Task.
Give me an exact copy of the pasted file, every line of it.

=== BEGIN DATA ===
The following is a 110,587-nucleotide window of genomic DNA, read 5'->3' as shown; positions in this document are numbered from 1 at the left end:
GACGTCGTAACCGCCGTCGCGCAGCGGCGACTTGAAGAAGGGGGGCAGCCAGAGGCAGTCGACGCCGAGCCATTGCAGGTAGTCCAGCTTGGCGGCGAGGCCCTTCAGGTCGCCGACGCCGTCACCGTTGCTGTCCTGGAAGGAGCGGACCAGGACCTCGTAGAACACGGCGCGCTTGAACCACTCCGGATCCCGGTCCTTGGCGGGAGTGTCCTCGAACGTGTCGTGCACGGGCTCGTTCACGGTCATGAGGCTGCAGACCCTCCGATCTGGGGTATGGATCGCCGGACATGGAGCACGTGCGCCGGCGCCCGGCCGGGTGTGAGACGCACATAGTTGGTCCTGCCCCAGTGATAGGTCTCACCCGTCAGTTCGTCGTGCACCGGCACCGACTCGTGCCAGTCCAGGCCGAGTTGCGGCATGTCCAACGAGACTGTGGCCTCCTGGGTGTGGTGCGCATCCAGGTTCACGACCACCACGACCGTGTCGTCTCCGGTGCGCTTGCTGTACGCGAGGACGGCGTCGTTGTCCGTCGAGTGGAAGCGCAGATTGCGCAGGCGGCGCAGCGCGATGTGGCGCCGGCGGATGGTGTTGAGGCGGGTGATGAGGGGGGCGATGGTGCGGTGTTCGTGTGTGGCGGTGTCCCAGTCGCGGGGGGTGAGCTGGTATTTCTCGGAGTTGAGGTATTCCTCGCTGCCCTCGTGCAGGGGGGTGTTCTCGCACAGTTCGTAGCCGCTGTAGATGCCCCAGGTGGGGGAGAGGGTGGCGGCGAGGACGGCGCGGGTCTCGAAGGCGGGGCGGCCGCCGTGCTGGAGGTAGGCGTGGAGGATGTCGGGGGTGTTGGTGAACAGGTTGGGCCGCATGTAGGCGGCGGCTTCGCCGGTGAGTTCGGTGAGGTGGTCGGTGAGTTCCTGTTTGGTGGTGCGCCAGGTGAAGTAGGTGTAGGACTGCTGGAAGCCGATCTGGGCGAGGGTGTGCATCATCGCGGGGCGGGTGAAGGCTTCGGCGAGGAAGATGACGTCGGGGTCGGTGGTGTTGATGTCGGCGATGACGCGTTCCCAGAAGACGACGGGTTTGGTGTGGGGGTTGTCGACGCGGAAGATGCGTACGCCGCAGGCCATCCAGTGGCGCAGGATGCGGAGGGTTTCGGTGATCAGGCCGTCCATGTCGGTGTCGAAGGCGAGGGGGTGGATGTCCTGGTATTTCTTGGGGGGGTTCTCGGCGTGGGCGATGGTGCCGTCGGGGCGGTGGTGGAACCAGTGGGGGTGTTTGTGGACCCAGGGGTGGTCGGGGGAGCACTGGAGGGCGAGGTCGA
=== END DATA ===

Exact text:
The following is a 110,587-nucleotide window of genomic DNA, read 5'->3' as shown; positions in this document are numbered from 1 at the left end:
GACGTCGTAACCGCCGTCGCGCAGCGGCGACTTGAAGAAGGGGGGCAGCCAGAGGCAGTCGACGCCGAGCCATTGCAGGTAGTCCAGCTTGGCGGCGAGGCCCTTCAGGTCGCCGACGCCGTCACCGTTGCTGTCCTGGAAGGAGCGGACCAGGACCTCGTAGAACACGGCGCGCTTGAACCACTCCGGATCCCGGTCCTTGGCGGGAGTGTCCTCGAACGTGTCGTGCACGGGCTCGTTCACGGTCATGAGGCTGCAGACCCTCCGATCTGGGGTATGGATCGCCGGACATGGAGCACGTGCGCCGGCGCCCGGCCGGGTGTGAGACGCACATAGTTGGTCCTGCCCCAGTGATAGGTCTCACCCGTCAGTTCGTCGTGCACCGGCACCGACTCGTGCCAGTCCAGGCCGAGTTGCGGCATGTCCAACGAGACTGTGGCCTCCTGGGTGTGGTGCGCATCCAGGTTCACGACCACCACGACCGTGTCGTCTCCGGTGCGCTTGCTGTACGCGAGGACGGCGTCGTTGTCCGTCGAGTGGAAGCGCAGATTGCGCAGGCGGCGCAGCGCGATGTGGCGCCGGCGGATGGTGTTGAGGCGGGTGATGAGGGGGGCGATGGTGCGGTGTTCGTGTGTGGCGGTGTCCCAGTCGCGGGGGGTGAGCTGGTATTTCTCGGAGTTGAGGTATTCCTCGCTGCCCTCGTGCAGGGGGGTGTTCTCGCACAGTTCGTAGCCGCTGTAGATGCCCCAGGTGGGGGAGAGGGTGGCGGCGAGGACGGCGCGGGTCTCGAAGGCGGGGCGGCCGCCGTGCTGGAGGTAGGCGTGGAGGATGTCGGGGGTGTTGGTGAACAGGTTGGGCCGCATGTAGGCGGCGGCTTCGCCGGTGAGTTCGGTGAGGTGGTCGGTGAGTTCCTGTTTGGTGGTGCGCCAGGTGAAGTAGGTGTAGGACTGCTGGAAGCCGATCTGGGCGAGGGTGTGCATCATCGCGGGGCGGGTGAAGGCTTCGGCGAGGAAGATGACGTCGGGGTCGGTGGTGTTGATGTCGGCGATGACGCGTTCCCAGAAGACGACGGGTTTGGTGTGGGGGTTGTCGACGCGGAAGATGCGTACGCCGCAGGCCATCCAGTGGCGCAGGATGCGGAGGGTTTCGGTGATCAGGCCGTCCATGTCGGTGTCGAAGGCGAGGGGGTGGATGTCCTGGTATTTCTTGGGGGGGTTCTCGGCGTGGGCGATGGTGCCGTCGGGGCGGTGGTGGAACCAGTGGGGGTGTTTGTGGACCCAGGGGTGGTCGGGGGAGCACTGGAGGGCGAGGTCGA